Then, finally, miraculously, we were told we could board. We were given seat numbers and we felt like we had won the lottery. I thanked and thanked the LAN woman but refrained from hugging her and the boys and I practically skipped down the jetway. Near the end there was a sign - I forget what it said - but I reached up and tapped it in farewell and for whatever reason the boys each did the same. We were just beyond elated that we were finally getting on a flight we didn't care about the other details. And the other details were bad. We were in the next to the last row near a bathroom that reaked of urine despite the shut door. I was at the window but any possible view was blocked by the engine. John was in the aisle and Z was across the aisle but joined us when no one sat between us. Each of us was crammed in there with our knees touching the seat in front of us but we were just so happy to be on the plane we didn't care. The flight was about 5 hours with a stopover in Ushuaia where we weren't allowed to get off the plane but did walk up the aisle and look out the window at the beautiful mountains. We wondered whether Z's bag might get loaded on our current flight and John continued to tease Z about how we would share our clothes with him (offering up sundresses from my wardrobe, of course). We did receive some food on this flight - although I am at a loss for how to describe it. We were handed a ziplock bag with a spongey square of cake-like bread that Z said resembled corn bread but I cannot attribute any known flavor to it. It was closer in color to ginger bread but there was almost no flavor, just dry-ish texture. We both ate it anyway. And that was lunch.

The view of Ushuaia out the plane window during our stopover
e finally landed in El Calafate around 4 pm and John and I were reuninted with our luggage. We looked around for a lost luggage window for Z to discuss his situation but there wasn't one. This was a very small airport and we had previously been given a number to call so we agreed to just go to the hotel and try from there. Our tour company had a guide waiting to collect us and we soon arrived at our hotel. The guide agreed to return in 15 minutes to take us to the glacier. We wouldn't get the much-anticipated (and, of course, already paid for) tour on the glacier, but at least we would still get to see it.

I asked the receptionist for help calling about Z's lost luggage. She dialed the number and handed me the phone. It was soon clear this was not the right number to call. I asked the woman for more assistance and she brushed me aside. So I went up to inspect our room and get what I thought I would need for our visit to the glacier - a fleece and my camera.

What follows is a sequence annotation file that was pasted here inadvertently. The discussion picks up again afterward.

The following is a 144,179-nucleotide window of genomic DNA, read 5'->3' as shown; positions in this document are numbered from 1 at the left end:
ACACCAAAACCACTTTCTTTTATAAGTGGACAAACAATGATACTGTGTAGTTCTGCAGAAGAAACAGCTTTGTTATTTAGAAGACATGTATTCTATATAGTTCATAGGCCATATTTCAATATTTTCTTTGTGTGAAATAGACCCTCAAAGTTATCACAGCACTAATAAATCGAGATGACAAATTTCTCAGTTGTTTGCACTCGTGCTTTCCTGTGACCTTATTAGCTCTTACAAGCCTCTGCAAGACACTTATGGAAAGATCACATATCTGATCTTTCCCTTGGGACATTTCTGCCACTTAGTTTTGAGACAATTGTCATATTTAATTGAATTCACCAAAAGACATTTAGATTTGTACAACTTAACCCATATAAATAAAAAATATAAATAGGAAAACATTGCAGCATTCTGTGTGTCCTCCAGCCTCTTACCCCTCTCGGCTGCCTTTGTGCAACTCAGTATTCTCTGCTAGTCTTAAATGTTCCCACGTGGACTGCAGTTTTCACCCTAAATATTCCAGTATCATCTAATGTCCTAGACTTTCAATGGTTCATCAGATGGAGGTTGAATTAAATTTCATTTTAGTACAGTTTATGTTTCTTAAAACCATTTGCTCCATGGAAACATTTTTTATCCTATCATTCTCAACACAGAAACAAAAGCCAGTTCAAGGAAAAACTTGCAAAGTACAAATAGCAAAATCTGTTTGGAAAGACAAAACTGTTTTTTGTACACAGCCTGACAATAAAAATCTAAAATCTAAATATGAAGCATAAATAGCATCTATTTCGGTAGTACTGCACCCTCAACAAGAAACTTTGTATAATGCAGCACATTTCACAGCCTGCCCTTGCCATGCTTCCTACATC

By this time I think we were all running out of niceness and were getting snippy with each other and just misreading each other. But you never realize that in the moment. While we waited for the guide to return I went on the airline's website to try and track down Z's suitcase. I was able to update our hotel information and track the bag - it was supposedly en route. Z was not feeling overly optimistic and did not share our enthusiasm about arriving in El Calafate knowing his suitcase was still out galavanting around the ends of the earth (Ushuaisa is literally the southern-most city in the world).

Our driver and guide - the landscape looked a lot like Utah - dry desert with mountains in the distance
The drive to the glacier was long and conversation felt a bit forced as we tried to overcome our fatigue and frustrations. It didn't help that our pert little guide kept telling us how unfortunate it was we weren't able to stay in El Calafate longer and that we really should have done a trek on the glacier. Apparently she did not understand our situation.

Perito Mereno Glacier

Perito Mereno Glacier Calving #1

Perito Mereno Glacier Calving #2

The glacier was beautiful and the boys occupied themselves by taking lots and lots of photos with their fancy new cameras and I congratulated myself with my ability to walk up and down all these endless flights of stairs at the viewpoint of the glacier without too much trouble. The place was empty since it was so late in the day. The sound of ice cracking as the glacier calved into the lake was immense. We tried to imagine what it would be like to have crampons strapped to our feet and be walking on that massive, living hunk of ice. We lingered and admired the ice under the late summer sun before reluctantly returning to the car for the long drive back to our hotel. We bickered a little and I realized for the first time how little I had eaten during this excessively long day. I made Z sit in the middle seat for the return drive claiming I couldn't face the discomfort again.

an attempt to capture the immensity of the glacier

me with the glacier